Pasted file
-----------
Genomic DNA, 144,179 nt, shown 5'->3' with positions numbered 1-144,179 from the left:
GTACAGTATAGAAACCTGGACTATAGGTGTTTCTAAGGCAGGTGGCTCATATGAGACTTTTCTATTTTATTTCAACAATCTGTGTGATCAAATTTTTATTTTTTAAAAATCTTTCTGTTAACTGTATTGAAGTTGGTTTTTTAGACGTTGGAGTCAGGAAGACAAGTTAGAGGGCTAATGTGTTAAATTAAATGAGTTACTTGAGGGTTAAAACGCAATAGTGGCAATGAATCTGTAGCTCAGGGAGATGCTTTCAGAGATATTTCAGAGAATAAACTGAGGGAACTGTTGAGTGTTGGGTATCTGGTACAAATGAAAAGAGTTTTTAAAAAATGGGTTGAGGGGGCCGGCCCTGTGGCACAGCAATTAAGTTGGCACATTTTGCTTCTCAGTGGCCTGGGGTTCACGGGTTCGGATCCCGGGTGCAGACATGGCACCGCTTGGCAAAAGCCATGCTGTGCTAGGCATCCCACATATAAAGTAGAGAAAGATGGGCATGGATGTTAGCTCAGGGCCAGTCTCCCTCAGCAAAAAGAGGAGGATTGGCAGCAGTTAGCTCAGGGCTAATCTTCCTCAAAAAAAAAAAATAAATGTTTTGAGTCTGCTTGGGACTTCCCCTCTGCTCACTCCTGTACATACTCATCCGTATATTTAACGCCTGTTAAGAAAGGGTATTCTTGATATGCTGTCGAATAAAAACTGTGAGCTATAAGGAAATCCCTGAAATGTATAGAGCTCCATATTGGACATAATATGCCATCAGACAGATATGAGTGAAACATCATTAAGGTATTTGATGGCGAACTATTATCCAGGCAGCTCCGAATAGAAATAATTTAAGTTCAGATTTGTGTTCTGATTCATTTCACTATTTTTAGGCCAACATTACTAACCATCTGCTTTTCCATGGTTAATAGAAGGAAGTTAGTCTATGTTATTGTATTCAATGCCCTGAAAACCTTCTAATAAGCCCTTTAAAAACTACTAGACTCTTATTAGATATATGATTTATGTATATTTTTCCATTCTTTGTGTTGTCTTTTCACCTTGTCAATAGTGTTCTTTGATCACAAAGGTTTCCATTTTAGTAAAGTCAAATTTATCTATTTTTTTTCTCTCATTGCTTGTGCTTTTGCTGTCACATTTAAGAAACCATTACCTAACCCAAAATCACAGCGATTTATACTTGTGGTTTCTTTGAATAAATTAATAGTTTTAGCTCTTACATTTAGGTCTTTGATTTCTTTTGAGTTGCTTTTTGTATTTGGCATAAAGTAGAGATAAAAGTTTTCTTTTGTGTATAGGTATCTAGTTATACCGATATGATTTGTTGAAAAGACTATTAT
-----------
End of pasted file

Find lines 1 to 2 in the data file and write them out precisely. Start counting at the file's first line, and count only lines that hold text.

Genomic DNA, 144,179 nt, shown 5'->3' with positions numbered 1-144,179 from the left:
GTACAGTATAGAAACCTGGACTATAGGTGTTTCTAAGGCAGGTGGCTCATATGAGACTTTTCTATTTTATTTCAACAATCTGTGTGATCAAATTTTTATTTTTTAAAAATCTTTCTGTTAACTGTATTGAAGTTGGTTTTTTAGACGTTGGAGTCAGGAAGACAAGTTAGAGGGCTAATGTGTTAAATTAAATGAGTTACTTGAGGGTTAAAACGCAATAGTGGCAATGAATCTGTAGCTCAGGGAGATGCTTTCAGAGATATTTCAGAGAATAAACTGAGGGAACTGTTGAGTGTTGGGTATCTGGTACAAATGAAAAGAGTTTTTAAAAAATGGGTTGAGGGGGCCGGCCCTGTGGCACAGCAATTAAGTTGGCACATTTTGCTTCTCAGTGGCCTGGGGTTCACGGGTTCGGATCCCGGGTGCAGACATGGCACCGCTTGGCAAAAGCCATGCTGTGCTAGGCATCCCACATATAAAGTAGAGAAAGATGGGCATGGATGTTAGCTCAGGGCCAGTCTCCCTCAGCAAAAAGAGGAGGATTGGCAGCAGTTAGCTCAGGGCTAATCTTCCTCAAAAAAAAAAAATAAATGTTTTGAGTCTGCTTGGGACTTCCCCTCTGCTCACTCCTGTACATACTCATCCGTATATTTAACGCCTGTTAAGAAAGGGTATTCTTGATATGCTGTCGAATAAAAACTGTGAGCTATAAGGAAATCCCTGAAATGTATAGAGCTCCATATTGGACATAATATGCCATCAGACAGATATGAGTGAAACATCATTAAGGTATTTGATGGCGAACTATTATCCAGGCAGCTCCGAATAGAAATAATTTAAGTTCAGATTTGTGTTCTGATTCATTTCACTATTTTTAGGCCAACATTACTAACCATCTGCTTTTCCATGGTTAATAGAAGGAAGTTAGTCTATGTTATTGTATTCAATGCCCTGAAAACCTTCTAATAAGCCCTTTAAAAACTACTAGACTCTTATTAGATATATGATTTATGTATATTTTTCCATTCTTTGTGTTGTCTTTTCACCTTGTCAATAGTGTTCTTTGATCACAAAGGTTTCCATTTTAGTAAAGTCAAATTTATCTATTTTTTTTCTCTCATTGCTTGTGCTTTTGCTGTCACATTTAAGAAACCATTACCTAACCCAAAATCACAGCGATTTATACTTGTGGTTTCTTTGAATAAATTAATAGTTTTAGCTCTTACATTTAGGTCTTTGATTTCTTTTGAGTTGCTTTTTGTATTTGGCATAAAGTAGAGATAAAAGTTTTCTTTTGTGTATAGGTATCTAGTTATACCGATATGATTTGTTGAAAAGACTATTAT